After almost two years, crisis-ridden Punjab and Maharashtra Co-operative (PMC) Bank is set to get back on its feet after the Reserve Bank of India (RBI) on June 18 granted in-principle approval to Centrum Financial Services to set up a small finance bank (SFB). Centrum has partnered with fintech startup BharatPe to convert into a bank and then amalgamate itself into PMC Bank.
Jaspal Bindra, Executive Chairman, Centrum Group, will be instrumental in how the new entity bank shapes up and cleans up the mess that PMC Bank left behind. He is also keen on making the most of the technological edge that BharatPe will bring.
In an interview to Moneycontrol on June 20, Bindra, who wants to hit the ground running, says the focus will be on the micro, small and medium enterprise (MSME) loans now sitting on the books of the two companies. There will be no wholesale lending and while launching new products, they would ensure they are wholly digital. Edited excerpts:
What made you bid for PMC Bank?
The single largest reason is to have a deposit franchise of our own. As you know, the arbitrage model of the NBFCs has come under some strain since IL&FS (Infrastructure Leasing & Financial Services). Anyway, when I came into Centrum five years ago, our stated aim was always to end up as a licensed entity, as in, a bank. In that sense, it was anyway where we wanted to go directionally but the need for it became even more acute, given the NBFC growth potential has become a little strained now, compared to where it was when we started in 2016-17.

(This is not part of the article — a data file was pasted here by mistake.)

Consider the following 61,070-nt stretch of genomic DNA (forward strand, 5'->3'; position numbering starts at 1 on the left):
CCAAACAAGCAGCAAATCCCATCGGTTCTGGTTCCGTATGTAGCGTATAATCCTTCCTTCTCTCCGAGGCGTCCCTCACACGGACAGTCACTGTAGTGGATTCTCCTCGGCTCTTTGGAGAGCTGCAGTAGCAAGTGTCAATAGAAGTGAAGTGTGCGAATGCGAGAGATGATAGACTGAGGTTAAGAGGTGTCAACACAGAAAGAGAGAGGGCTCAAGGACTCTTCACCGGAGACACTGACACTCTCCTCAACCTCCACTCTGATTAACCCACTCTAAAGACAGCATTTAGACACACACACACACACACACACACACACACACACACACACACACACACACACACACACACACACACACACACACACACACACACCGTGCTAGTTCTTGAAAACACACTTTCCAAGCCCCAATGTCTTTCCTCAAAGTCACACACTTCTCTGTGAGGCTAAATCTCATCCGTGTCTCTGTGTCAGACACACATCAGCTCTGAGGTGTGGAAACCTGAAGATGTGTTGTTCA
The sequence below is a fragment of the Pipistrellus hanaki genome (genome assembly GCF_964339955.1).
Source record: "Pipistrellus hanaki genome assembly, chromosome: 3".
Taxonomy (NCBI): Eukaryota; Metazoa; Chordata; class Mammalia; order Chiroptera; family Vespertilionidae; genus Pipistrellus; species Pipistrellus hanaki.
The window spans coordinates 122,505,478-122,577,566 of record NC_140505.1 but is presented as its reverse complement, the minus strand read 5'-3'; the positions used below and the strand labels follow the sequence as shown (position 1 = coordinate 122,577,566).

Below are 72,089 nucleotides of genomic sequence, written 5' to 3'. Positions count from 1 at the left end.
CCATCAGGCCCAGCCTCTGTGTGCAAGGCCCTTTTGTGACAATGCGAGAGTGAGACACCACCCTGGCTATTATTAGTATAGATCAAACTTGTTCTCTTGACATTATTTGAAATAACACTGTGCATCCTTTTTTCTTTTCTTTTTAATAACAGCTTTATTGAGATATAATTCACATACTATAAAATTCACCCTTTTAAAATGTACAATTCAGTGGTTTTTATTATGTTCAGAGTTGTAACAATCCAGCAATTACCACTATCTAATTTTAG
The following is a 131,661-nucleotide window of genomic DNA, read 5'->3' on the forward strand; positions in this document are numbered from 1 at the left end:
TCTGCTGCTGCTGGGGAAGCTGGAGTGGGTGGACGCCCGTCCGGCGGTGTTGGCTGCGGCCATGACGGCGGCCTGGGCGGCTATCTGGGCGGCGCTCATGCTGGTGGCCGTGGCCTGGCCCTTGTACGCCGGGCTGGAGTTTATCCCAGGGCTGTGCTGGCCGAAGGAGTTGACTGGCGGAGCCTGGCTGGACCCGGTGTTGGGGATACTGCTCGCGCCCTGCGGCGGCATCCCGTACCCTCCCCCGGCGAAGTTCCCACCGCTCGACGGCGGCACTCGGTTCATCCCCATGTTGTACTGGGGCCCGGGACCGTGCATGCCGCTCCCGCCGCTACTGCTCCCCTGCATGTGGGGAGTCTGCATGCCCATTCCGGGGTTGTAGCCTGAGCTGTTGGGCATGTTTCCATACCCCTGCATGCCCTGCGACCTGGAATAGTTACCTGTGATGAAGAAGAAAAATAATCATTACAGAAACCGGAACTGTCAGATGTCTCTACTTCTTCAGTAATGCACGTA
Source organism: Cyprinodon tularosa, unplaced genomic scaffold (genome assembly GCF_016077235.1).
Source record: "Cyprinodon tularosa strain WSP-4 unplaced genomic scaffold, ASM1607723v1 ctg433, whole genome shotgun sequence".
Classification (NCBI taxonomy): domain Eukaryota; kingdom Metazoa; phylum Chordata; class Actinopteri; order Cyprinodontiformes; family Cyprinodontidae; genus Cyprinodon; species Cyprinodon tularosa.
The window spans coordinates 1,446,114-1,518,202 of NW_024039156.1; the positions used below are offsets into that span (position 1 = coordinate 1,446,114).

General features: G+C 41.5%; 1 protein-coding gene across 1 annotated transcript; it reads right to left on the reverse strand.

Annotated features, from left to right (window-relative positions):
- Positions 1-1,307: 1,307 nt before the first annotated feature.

What is your message for PMC Bank’s depositors?
Honestly, we are not in a good position to give a message right now. We are unable to give a message only because the actual PMC resolution will come through a Section 45 scheme, which will have to be approved and notified by the Government of India. What permutation or combination they will choose, we don’t know yet. So, it is premature. All we are saying and the assurance we are able to give you as well is that whatever the notification has, we will honour and deliver to that.
What are the next steps?
The RBI will prepare and submit that notification only post our bank being operational. Under Section 45, what happens is that they can only take up a proposal for the amalgamation of PMC with another bank. The LVB thing (Lakshmi Vilas Bank’s amalgamation with DBS Bank India) happened quickly because both sides were banks.
In our case, we don’t have a bank. So only when the bank gets operational with the business that we transfer from Centrum and BharatPe can we draft the scheme, get it approved, open it for public domain for comments, then notify it through the gazette and then do the amalgamation. So closer to that time, we can give you a better sense of how things will be done.
Also read: RBI in-principle nod for Centrum: PMC Bank depositors relieved, but ask by when will they get their money back
Will the bank be up and running in 120 days?
Yes, 120 days is what we have been given. Obviously, from our point of view, we want to do it as soon as possible, and we need not necessarily take all the 120 days that are available. I think after that things will move quickly because everybody’s interest lies in moving things fast on that front.
Also read: PMC Bank resolution | Bank will be up and running by 2021 Q4: BharatPe co-founder Ashneer Grover
What will be the focus in terms of products for the new entity?
The products that Centrum Financial, the NBFC, have will be transferred. These are largely in the MSME category. BharatPe also finances small businesses and their specific niche is kirana shops. Those will be the two big MSME businesses that will be transferred into the bank. Then when the amalgamation of PMC happens, the PMC asset book will also come into the bank. But, that’s largely a wholesale book. It’s a run-down book and we have no plans to grow the wholesale side of the business.